Fundamentals of Prospecting at Breakeven, Part 1 of 2
In the first of a two-part series, this week I’ll look at how catalogers should calculate breakeven when prospecting for new customers.
The basic circulation model for catalog businesses is to prospect for new customers at or above breakeven. You profit from mailing your buyers, but if you prospect below breakeven, you can bleed that profit right away — and it’s difficult to recapture in later years. If you set the bar too high above breakeven for new customer prospecting, you effectively diminish the influx and growth of new buyers while negatively impacting your profitability. You limit the potential universe of catalog buyers.
If you have the business rule to mail down to where you’re breaking even on prospecting, you’ll maximize the acquisition of new buyers without losing profitability. And new catalog buyers are the lifeblood of your business!
Your breakeven calculation can be simple. Most catalogers calculate breakeven using this formula: sales per catalog needed to cover the actual cost of mailing your catalog divided by your merchandise margin. For example, if your catalog costs 60 cents per catalog to mail and your merchandise margin is 50 percent, then you break even when the catalog sells an average of $1.20 per catalog mailed. If you mail 10,000 catalogs at $1.20 per catalog, your sales are $12,000. Sales multiplied by your merchandise margin of 50 percent leaves $6,000 to pay for 10,000 catalogs at 60 cents apiece.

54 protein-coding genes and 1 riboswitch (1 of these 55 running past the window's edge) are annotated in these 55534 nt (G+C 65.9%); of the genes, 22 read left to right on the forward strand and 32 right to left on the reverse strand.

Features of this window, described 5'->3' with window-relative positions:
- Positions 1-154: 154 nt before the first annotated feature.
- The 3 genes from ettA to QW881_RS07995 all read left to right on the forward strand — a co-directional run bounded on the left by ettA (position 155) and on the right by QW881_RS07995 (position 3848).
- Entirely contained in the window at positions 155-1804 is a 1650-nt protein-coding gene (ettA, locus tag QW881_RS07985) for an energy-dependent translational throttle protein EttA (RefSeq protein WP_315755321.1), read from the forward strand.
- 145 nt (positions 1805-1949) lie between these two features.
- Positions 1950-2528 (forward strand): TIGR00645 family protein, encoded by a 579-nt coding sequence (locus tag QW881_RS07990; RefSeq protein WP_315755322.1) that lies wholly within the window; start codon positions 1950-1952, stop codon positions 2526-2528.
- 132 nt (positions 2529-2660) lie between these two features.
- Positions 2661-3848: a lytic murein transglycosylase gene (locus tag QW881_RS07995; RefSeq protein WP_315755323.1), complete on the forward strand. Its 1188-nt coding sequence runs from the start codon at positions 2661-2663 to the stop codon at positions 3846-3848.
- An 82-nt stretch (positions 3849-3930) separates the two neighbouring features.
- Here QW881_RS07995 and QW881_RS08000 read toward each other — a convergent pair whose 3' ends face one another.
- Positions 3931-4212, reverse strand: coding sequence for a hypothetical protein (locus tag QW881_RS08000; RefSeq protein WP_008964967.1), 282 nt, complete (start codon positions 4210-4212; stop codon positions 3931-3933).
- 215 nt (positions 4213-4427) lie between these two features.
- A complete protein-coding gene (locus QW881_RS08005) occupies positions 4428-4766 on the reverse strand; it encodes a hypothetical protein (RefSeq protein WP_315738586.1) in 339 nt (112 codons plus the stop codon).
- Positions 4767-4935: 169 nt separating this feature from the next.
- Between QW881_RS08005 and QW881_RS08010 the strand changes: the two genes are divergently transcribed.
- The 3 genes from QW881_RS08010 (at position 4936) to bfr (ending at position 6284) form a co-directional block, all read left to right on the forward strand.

After you pay your merchandise and catalog costs, you’ve broken even. And the simplest breakeven calculation is your catalog cost divided by your merchandise margin equals the sales per catalog (or sales per book) needed to break even.
Your catalog cost is the cost to put your catalog in the mail plus all your creative, printing, paper, postage, list rentals and merge/purge costs.